Comment: I am very proud of my dear wife. I met her at IBM back in 1973 when we were new hires. We married in 1974 (187 Kardashian units ago). We moved to Pittsburgh and she worked for Mellon Bank. Then back to IBM while I was in seminary. Then she was a pastor's wife and mother. When we were near-broke she went back to work at the Rocky Mountain Motor Tariff Bureau (1989). Then was hired by United Bank ... to become Norwest .... to become Wells Fargo. There was a celebration honoring her today

Engineering Flowchart

Comment: For Bert P.

A great bank for our deposits ... but we hate you!

Occupy Oakland Protesters Deposit Funds At Wells Fargo After Bank Attacks


A group of Oakland anti-Wall Street protesters who blame large banks for the economic downturn have decided that one of those institutions is the best place to stash their money for now.

Protesters at an Occupy Oakland meeting Monday voted to deposit a $20,000 donation into a Wells Fargo account. The move comes just days after one of Wells Fargo’s branches was vandalized during a massive downtown demonstration.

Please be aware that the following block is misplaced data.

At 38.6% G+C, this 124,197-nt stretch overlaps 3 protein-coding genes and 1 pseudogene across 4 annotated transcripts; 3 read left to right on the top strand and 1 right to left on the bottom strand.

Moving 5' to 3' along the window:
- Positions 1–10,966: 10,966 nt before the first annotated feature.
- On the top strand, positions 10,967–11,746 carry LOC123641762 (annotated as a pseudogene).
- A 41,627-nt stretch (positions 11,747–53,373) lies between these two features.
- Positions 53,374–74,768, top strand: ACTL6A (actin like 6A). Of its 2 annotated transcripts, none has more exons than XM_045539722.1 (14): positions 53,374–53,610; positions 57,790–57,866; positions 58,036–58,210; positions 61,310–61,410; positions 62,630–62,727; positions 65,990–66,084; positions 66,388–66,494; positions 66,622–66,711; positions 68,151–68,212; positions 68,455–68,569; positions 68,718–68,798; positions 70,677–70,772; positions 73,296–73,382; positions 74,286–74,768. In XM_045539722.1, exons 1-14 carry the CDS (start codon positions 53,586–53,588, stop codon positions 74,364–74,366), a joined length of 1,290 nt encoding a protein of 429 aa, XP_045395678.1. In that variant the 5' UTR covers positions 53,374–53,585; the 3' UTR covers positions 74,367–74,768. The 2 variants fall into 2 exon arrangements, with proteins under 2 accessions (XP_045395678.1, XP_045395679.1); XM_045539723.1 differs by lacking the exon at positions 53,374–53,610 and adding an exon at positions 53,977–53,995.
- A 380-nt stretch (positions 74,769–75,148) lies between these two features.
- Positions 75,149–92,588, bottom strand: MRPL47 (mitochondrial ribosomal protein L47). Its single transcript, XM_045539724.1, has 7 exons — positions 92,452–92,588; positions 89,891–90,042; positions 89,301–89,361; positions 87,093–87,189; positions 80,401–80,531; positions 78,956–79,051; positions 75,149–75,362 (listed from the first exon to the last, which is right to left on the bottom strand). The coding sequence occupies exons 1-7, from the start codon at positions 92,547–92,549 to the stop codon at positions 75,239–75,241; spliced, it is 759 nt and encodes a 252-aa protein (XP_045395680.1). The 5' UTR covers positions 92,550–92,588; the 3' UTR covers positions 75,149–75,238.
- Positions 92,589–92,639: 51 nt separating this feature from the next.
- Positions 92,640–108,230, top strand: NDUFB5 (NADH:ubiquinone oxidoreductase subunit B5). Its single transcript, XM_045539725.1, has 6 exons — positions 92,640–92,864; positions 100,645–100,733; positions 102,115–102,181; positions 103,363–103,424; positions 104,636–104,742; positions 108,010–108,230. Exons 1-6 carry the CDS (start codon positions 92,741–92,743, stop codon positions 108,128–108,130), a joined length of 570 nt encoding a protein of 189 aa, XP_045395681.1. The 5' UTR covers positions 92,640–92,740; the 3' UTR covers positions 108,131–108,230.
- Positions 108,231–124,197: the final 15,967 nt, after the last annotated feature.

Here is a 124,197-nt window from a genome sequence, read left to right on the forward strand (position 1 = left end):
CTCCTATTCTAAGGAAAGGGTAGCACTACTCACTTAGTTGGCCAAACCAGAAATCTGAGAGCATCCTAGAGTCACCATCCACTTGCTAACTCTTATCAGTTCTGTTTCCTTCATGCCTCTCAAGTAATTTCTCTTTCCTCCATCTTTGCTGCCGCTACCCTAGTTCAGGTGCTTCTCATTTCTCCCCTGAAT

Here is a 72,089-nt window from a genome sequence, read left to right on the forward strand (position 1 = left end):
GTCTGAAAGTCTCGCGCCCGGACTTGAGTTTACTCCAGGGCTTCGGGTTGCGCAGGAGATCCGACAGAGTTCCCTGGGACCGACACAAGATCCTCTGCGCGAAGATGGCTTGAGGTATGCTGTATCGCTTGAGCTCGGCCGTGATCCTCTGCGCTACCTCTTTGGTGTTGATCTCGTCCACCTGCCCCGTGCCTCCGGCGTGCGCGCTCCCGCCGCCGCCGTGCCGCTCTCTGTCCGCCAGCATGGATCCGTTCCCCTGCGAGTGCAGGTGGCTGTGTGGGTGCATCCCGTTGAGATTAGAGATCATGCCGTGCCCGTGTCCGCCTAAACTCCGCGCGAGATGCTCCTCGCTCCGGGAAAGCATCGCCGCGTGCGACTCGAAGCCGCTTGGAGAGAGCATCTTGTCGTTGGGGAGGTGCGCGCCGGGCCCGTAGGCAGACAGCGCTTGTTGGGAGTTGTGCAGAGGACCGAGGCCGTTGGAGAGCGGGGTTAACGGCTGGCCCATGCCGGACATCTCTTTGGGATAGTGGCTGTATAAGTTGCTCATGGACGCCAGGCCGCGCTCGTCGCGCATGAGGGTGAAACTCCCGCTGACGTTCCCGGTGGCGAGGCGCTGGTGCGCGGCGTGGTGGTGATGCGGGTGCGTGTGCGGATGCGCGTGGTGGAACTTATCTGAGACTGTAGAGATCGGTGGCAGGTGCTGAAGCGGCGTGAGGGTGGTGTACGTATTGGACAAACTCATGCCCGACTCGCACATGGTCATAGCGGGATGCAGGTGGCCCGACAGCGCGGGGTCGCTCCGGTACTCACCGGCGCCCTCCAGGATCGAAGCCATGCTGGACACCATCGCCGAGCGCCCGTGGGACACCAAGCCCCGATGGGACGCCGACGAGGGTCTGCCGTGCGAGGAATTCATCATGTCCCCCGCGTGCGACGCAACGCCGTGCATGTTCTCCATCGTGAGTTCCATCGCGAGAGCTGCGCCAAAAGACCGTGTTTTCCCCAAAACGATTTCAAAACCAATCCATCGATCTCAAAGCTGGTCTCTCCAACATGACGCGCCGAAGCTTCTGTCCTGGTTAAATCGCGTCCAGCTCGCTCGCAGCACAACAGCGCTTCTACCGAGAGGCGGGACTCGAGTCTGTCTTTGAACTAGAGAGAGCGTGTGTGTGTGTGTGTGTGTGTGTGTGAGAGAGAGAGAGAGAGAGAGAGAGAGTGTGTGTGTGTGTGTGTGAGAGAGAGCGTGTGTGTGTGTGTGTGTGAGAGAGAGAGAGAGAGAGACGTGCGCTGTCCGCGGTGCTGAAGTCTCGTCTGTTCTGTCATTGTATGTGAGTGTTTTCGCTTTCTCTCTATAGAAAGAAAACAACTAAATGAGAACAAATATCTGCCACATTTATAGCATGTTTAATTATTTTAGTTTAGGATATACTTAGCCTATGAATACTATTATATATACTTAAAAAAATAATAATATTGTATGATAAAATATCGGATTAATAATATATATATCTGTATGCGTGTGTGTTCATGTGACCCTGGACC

Banks Targeted In Marches, Rallies During Occupy Oakland General Strike


About 200 people chanted outside a Wells Fargo Bank branch at 12th and Broadway, which did not open Wednesday because of its proximity to the Occupy demonstrators downtown. Hours after the original gathering, protesters broke out some of the bank’s windows.

The branch had graffiti scrawled on its wall. The messages read, “The 1 percent won’t back down” and “Who’s robbing who?”

Wells Fargo spokeswoman Holly Rockwood said the company was open to discussing issues with Occupy Oakland leaders in the community.

Comment: Articles have photos of broken windows at Wells Fargo and a defaced Wells Fargo sign.

187 Kardashians: Measuring marriage in Kardashian units

Comment: Online calculator to measure your marriage in Kardashian units. (Also pretty easy to do by hand or even in Excel)

Kardashian Calculator

Kardashian Marriage Calculator Proves Reality TV Is Missing Out on Real Love

The jokes about the longevity (or lack thereof) of the Kim Kardashian and Kris Humphries union have been running wild. But nothing has quite captured the insanity of spending $17.9 million on a wedding for a marriage that lasted just 72 days like the Kardashian Calculator. Or as it should be known, the Kardashian Kalculator.